Audiences might remember a few young dancers from the Chautauqua Regional Youth Ballet who made a special appearance during this season’s opera performances of Macbeth and Eugene Onegin. Those dancers — and several more from CRYB — are returning to the Institution, this time performing their own repertoire.
Even though the Charlotte Ballet dancers have taken their final bows of the season, they are still on the grounds in spirit at the Chautauqua Dance Circle’s final “Views on Pointe” lecture at 3:30 p.m. today in the Hall of Christ.
Broadway productions and other theatrical performances outside the gates often run for weeks at a time. At Chautauqua Institution, many performances and lectures are seen by audiences only once.
After 25 seasons helming the Institution’s performing and visual arts programming, Marty Merkley has decided to hang up his hat.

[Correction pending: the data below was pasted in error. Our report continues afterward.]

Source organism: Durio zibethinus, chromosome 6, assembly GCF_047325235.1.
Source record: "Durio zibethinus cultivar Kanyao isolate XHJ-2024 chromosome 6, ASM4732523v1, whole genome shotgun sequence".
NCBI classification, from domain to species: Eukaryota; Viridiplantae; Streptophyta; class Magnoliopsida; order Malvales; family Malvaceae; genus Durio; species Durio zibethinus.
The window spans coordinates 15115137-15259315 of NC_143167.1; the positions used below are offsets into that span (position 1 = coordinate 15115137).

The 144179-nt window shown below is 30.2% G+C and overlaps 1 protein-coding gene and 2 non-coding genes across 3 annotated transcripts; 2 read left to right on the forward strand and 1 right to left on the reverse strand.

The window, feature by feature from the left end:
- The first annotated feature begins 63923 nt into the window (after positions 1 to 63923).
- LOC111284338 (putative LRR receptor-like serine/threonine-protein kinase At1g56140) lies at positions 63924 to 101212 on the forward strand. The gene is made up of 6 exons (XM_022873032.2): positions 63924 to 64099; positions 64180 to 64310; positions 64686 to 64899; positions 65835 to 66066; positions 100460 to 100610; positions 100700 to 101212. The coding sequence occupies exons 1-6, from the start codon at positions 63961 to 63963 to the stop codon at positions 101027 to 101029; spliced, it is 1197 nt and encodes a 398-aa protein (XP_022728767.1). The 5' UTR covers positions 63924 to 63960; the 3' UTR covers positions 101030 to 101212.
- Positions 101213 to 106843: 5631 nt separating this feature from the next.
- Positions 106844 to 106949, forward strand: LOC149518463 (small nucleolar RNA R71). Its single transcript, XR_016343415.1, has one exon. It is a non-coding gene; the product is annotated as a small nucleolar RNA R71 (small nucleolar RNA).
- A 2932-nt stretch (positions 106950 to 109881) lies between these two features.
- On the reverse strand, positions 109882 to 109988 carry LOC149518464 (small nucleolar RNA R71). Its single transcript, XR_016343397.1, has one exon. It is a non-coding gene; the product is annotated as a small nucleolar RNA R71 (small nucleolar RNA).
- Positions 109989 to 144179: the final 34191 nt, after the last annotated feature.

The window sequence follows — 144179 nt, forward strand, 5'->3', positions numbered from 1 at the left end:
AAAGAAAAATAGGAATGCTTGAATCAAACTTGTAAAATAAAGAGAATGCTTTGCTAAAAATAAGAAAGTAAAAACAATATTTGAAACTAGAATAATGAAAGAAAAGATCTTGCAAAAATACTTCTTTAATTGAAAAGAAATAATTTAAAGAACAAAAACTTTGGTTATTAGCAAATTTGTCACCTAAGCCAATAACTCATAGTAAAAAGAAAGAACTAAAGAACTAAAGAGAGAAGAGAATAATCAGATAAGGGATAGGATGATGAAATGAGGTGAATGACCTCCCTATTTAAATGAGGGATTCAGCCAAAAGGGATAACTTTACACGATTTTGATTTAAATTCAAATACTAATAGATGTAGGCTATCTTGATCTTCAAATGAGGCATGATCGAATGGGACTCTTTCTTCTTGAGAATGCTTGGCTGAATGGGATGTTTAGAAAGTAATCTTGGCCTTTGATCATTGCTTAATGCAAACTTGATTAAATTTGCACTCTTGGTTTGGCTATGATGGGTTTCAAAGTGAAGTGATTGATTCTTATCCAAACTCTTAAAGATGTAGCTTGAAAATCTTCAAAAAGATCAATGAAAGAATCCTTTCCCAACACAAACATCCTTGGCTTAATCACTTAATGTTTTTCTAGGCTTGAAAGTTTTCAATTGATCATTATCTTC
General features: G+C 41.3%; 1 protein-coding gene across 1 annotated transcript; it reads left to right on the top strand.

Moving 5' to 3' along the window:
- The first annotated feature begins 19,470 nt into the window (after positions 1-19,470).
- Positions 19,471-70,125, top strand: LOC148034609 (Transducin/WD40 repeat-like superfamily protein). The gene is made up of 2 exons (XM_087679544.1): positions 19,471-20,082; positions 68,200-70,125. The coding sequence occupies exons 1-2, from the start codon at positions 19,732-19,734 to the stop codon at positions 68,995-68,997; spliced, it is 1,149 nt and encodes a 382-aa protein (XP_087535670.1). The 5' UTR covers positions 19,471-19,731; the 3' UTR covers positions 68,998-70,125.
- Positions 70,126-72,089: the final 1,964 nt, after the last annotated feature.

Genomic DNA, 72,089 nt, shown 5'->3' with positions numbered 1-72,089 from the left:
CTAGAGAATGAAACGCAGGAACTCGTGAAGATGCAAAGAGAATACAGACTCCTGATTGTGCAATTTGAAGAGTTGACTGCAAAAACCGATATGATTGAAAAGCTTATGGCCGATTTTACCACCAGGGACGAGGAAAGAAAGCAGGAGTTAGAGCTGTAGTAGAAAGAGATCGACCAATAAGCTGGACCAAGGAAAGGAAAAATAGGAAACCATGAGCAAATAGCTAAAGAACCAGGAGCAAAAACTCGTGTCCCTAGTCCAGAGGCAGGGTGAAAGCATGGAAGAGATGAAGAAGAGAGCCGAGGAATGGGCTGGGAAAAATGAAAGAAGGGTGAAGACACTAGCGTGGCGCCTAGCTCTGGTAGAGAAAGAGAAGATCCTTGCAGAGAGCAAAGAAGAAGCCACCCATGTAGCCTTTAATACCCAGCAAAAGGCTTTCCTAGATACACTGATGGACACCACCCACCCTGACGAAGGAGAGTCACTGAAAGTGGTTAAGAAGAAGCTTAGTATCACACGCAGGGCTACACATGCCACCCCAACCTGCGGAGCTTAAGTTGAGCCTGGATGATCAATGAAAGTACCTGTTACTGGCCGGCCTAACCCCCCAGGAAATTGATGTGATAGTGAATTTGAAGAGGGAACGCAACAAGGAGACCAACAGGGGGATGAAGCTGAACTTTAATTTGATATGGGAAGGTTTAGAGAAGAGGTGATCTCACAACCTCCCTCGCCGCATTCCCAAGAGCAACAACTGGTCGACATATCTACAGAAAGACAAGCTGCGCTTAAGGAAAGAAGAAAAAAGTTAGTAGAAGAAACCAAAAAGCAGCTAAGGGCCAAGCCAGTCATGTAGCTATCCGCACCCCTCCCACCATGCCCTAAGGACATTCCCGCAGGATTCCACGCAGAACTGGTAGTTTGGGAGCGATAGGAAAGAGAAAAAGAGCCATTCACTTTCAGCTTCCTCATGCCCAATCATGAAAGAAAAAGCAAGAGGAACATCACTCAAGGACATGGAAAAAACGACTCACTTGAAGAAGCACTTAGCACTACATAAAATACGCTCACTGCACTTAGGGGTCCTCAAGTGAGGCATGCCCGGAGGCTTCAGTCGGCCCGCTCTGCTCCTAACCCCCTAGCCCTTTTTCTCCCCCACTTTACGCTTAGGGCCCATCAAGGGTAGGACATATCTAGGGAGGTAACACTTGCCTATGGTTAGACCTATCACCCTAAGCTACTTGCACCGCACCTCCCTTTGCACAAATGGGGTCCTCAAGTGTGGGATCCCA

Financial planning and the Chautauqua Foundation took precedence at Wednesday morning’s Chautauqua Board of Trustees Porch Discussion, where Sebastian Baggiano and Geof Follansbee served as speakers.
Dancers are often told they need to be versatile. Their technique must be top-notch, and they are required to train in a variety of dance styles and genres. But there is another skill that is becoming increasingly important for young dancers: the ability to choreograph.
For Sharifa Felicia Norton, Week Seven’s theme “Redefining Europe,” was the perfect opportunity to bring together religion, art and history.
The Chautauqua Corporation annual meeting began with the presentation of motions from the floor — something that has not happened previously.
The Chautauqua Dance Circle is putting the spotlight on lighting design during today’s “Views on Pointe” lecture at 3:30 p.m. in the Hall of Christ.
Chautauqua Institution is a place that is difficult to describe for those who have never experienced it themselves. It is the job of the marketing department to find ways to describe Chautauqua’s programming and community to attract and retain visitors.